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ISSN: 2161-1017
Endocrinology & Metabolic Syndrome
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Clinical and Biological Characteristics of Patients Aged 65 and Older with Newly Developed Type 1 Diabetes

Ach MT*, Njah MK, El Abed YH, Beizig AM, Chadli MC and Ach K

Department of Endocrinology and Diabetes, Farhat Hached University Hospital, Sousse, Tunisia

*Corresponding Author:
Ach MT
Department of Endocrinology and Diabetes
Farhat Hached University Hospital
Sousse, Tunisia
Tel: +21654084120
E-mail: [email protected]

Received date: August 04, 2016; Accepted date: October 25, 2016; Published date: October 27, 2016

Citation: Ach MT, Njah MK, El Abed YH, Beizig AM, Chadli MC, et al. (2016) Clinical and Biological Characteristics of Patients Aged 65 and Older with Newly Developed Type 1 Diabetes. Endocrinol Metab Syndr 5:252. doi:10.4172/2161-1017.1000252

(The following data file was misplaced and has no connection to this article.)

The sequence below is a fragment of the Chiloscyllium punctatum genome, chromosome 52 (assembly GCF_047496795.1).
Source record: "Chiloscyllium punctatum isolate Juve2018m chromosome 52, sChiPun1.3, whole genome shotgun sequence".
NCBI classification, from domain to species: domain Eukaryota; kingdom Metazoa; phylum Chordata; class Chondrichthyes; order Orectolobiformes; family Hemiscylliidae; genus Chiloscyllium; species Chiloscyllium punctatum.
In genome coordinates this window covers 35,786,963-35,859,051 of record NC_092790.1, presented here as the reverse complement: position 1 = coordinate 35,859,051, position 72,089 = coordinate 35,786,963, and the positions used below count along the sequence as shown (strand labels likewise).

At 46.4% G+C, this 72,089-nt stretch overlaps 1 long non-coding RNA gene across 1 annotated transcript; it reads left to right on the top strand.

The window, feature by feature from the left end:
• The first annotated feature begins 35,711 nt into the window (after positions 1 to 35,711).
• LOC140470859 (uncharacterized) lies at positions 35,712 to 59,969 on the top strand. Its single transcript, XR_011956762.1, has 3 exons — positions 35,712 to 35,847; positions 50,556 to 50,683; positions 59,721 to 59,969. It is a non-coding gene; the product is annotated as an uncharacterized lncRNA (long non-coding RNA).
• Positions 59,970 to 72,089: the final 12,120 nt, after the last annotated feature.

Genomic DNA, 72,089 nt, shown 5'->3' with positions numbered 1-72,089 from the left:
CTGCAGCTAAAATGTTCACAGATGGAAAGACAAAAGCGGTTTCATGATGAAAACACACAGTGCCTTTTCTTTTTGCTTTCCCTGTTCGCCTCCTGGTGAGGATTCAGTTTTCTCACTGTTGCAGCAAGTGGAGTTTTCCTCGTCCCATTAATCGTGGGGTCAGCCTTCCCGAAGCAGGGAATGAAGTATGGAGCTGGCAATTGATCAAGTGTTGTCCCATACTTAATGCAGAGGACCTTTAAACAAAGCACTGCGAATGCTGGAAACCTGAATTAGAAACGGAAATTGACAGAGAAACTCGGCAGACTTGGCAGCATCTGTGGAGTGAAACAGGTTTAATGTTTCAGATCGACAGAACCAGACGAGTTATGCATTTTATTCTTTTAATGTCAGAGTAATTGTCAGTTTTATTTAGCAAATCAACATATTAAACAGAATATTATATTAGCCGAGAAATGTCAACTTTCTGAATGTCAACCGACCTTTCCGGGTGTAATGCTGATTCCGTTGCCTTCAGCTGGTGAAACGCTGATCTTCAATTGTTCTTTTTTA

Copyright: © 2016 Ach MT, et al. This is an open-access article distributed under the terms of the Creative Commons Attribution License, which permits unrestricted use, distribution, and reproduction in any medium, provided the original author and source are credited.

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Abstract

Objective: Diabetes of elder subjects is characterized by onset after the age of 65, absence of Ketoacidosis, insulin independence for at least 6 months, and presence of circulating islet-cell antibodies. Its marked heterogeneity in clinical features and immunological markers suggests the existence of multiple mechanisms underlying its pathogenesis.
Methods: This is a retrospective study related to the observation of 5 patients aged over 65 years old, diagnosed with diabetes. All patients have had a dosage of pancreatic antibodies: anti glutamic acid decarboxylase antibodies (GAD antibodies) and tyrosine phosphatase antibodies IA2 (IA2 antibodies), with positivity to at least one of them. Their clinical and biological data, namely clinical aspects, family and personal history, metabolic and biological profile, autoimmune context, and degenerative complications, have been determined at the moment of the diagnosis.